If you try to educate yourself on every facelift technique, and then decide which doctor can actually implement in practice what you have discussed in theory, you can see that your task will be nearly impossible.

Brent Moelleken, MD
Beverly Hills Plastic Surgeon
5.0 out of 5 stars 93 reviews

Vector of pull with Lower Facelift

+1
The typical vector of pull I use is superior/oblique. I have not seen the mouth pulled in an unusual way, though there is very nice improvement of the lines around the mouth. Incision is around the ears and well hidden!
Best of luck!

Michele A. Shermak, MD
Baltimore Plastic Surgeon
5.0 out of 5 stars 26 reviews

Vertical Vector Facelift

+1
Thank you for the fantastic question. Yes, this is not only possible but is the best way to achieve natural-appearing results. A vertical-vector facelift involves some changes in the incision placement and deep suturing, to orient the lift in the direction of gravity (vertical!). In my practice, I use a deep-plane facelift technique to vertically lift the lower face, neck, and midface together -- in fact, I've written a paper or two about it!. This allows me to get a great lift while avoiding the pulled or stretched look associated with a more horizontal "lift." Best of luck moving forward!

Evan Ransom, MD
Bay Area Facial Plastic Surgeon
5.0 out of 5 stars 39 reviews

Lower facelift using a vertical vector

+1
In our practice we use a mostly vertical vector on the skin in front of the ear, and a partial vertical/ partial horizontal vector for the skin behind the ear. This allows for maximum re-draping of the skin after the muscles and SMAS have been tightened. A purely vertical lift or a purely horizontal lift will not leave you with a natural result.  For many examples, please see the link below to our facelift  photo Gallery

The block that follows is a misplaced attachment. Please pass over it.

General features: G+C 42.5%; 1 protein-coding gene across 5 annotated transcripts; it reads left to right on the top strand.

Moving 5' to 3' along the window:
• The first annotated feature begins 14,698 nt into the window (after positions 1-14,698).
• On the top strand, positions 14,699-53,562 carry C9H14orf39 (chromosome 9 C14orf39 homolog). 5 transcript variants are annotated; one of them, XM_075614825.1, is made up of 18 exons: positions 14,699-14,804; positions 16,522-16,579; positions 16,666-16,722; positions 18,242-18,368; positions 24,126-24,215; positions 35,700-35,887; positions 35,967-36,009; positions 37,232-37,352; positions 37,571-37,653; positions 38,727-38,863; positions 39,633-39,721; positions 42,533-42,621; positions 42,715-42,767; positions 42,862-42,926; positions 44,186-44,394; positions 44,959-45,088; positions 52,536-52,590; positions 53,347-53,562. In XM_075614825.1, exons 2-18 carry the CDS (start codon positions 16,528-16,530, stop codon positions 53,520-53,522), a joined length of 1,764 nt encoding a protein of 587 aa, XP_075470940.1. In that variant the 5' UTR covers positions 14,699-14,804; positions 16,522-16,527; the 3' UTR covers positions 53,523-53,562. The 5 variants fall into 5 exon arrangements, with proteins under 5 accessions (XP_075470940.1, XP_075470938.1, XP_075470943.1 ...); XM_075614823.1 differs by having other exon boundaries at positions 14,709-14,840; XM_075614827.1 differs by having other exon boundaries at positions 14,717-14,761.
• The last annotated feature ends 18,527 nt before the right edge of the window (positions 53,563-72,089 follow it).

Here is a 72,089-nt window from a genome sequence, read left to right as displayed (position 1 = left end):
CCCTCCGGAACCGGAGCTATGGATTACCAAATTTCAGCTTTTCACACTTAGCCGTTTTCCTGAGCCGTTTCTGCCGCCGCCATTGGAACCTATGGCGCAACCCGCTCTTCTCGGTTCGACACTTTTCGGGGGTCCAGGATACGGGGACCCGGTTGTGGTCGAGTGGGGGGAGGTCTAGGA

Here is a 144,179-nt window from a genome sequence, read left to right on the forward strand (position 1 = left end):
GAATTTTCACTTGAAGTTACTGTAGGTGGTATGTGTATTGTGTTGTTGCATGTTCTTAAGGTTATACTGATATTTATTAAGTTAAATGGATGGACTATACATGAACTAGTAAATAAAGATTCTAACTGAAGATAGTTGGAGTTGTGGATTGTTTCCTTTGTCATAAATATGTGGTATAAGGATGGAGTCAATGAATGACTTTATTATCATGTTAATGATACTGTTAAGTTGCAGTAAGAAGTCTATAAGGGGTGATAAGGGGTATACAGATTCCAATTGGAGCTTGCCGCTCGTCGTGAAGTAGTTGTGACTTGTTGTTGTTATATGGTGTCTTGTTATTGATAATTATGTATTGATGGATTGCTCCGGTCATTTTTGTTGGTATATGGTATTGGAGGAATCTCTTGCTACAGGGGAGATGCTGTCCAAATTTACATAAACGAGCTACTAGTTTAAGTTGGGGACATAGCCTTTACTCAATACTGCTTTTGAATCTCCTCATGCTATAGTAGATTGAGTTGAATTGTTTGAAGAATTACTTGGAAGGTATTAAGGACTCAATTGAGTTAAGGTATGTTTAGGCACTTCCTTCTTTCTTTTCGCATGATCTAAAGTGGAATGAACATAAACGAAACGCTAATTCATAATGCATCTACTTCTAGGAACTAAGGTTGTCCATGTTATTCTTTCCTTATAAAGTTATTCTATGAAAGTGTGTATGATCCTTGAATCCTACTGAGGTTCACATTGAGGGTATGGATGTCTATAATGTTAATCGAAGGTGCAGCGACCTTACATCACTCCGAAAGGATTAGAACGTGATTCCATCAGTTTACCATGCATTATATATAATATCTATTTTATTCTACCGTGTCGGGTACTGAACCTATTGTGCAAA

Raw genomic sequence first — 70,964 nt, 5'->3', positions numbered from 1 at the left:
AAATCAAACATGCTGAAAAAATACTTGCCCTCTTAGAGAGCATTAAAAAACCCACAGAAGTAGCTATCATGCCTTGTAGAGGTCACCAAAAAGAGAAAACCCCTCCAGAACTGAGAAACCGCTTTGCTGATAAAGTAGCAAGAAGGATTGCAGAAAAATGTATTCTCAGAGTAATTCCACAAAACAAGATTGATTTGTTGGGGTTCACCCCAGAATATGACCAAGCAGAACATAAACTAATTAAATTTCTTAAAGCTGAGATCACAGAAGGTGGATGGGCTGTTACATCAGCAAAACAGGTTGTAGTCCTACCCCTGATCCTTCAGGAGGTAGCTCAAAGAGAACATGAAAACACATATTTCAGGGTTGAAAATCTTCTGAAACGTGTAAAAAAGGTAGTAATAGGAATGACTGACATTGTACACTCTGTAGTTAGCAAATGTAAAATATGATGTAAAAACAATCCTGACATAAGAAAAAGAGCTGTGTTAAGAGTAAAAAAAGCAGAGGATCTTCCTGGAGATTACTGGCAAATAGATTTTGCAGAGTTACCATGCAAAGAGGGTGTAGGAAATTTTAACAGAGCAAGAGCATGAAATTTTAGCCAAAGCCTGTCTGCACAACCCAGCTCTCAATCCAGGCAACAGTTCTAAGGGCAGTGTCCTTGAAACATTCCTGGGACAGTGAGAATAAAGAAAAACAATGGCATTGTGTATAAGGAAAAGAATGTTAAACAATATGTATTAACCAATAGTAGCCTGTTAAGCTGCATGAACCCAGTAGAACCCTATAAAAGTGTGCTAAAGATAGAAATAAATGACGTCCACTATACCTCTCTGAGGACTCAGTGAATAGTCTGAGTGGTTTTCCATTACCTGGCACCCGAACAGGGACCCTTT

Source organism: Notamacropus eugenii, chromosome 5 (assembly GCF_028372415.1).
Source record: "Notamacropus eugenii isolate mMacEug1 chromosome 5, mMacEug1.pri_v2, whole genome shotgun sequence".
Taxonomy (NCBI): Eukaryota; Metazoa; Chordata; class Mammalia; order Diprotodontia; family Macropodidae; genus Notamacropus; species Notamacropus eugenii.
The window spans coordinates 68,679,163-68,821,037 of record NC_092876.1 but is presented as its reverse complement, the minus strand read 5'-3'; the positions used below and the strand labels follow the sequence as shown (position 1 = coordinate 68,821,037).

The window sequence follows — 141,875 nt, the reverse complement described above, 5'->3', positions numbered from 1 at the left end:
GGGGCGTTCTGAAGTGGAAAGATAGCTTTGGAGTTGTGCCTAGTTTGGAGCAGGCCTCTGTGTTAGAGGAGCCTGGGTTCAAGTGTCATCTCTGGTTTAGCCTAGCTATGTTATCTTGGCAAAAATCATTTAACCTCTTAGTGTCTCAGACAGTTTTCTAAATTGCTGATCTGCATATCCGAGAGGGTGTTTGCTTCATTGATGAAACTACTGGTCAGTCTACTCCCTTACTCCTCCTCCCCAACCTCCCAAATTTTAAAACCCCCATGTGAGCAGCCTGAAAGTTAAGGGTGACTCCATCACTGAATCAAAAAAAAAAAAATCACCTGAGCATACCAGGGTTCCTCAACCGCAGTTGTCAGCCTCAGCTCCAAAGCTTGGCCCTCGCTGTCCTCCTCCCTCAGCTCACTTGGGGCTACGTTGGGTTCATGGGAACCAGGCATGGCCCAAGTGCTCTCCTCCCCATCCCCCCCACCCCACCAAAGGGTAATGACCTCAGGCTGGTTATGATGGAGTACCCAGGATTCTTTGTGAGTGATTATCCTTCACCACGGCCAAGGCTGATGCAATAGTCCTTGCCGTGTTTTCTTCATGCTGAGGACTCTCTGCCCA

William Portuese, MD
Seattle Facial Plastic Surgeon
5.0 out of 5 stars 58 reviews

Vertical Vector for Lower Facelift

+1

Yes, a necklift can be achieved with vertical lifting.  In fact, this approach is the basis for one of the more recent trends in facelifting surgery, the short-scar facelift.  The neck  and lower face muscles, fat, and skin are lifted much more vertically, thus avoiding a long incision behind the ears.  Often, some limited liposuction or muscle tightening might be added just below the chin through a small incision there.  However, be aware that if someone has a lot of loose neck skin, loose in a horizontal direction, then a more traditional lower facelift with tightening of neck skin behind the ears would be indicated to get the best result.  Generally speaking, the short scar techniques with more vertical lifting are more appropriate for younger patients with less skin looseness.

Richard G. Schwartz, MD
West Palm Beach Plastic Surgeon
5.0 out of 5 stars 7 reviews

Face Lift Vectors and the Different Planes

+1

When you are discussing facial rejuvenation, you have to consider the different levels of the face, which can simply be divided into:

  • Skin
  • Everything below the skin (fat, fascia, muscles)

     With early facial aging, some patients do not have significant skin excess, and just repositioning of the deeper tissues will give them a rejuvenated look.  For these patients, the “minimal incision” procedures are appropriate.  For those with slightly more laxity, a skin resurfacing / tightening procedure may be appropriate to address the surface issues.  In patients with significant skin excess, skin needs to be removed, and the more traditional face lift incisions around the ear are necessary.
     As far as what happens below the surface, that part will be customized to the individual patient.  If the eyelid / cheek junction is very noticeable / hollow and a deep nasolabial fold is present, a mid-face procedure (or advanced lower blepharoplasty) is indicated.  If the problem is sub-malar hollowing, jowls, and marionette lines, some type of SMAS procedure is indicated.  If the neck muscles are divided or the neck obtuse, a platysmaplasty is indicated.  You need to visit a surgeon comfortable with all aspects of facial rejuvenation and discuss your individual goals as far as what you want to achieve. 
Best regards,
Dr.B

Michael A. Bogdan, MD, FACS
Dallas Plastic Surgeon
5.0 out of 5 stars 48 reviews

These answers are for educational purposes and should not be relied upon as a substitute for medical advice you may receive from your physician. If you have a medical emergency, please call 911. These answers do not constitute or initiate a patient/doctor relationship.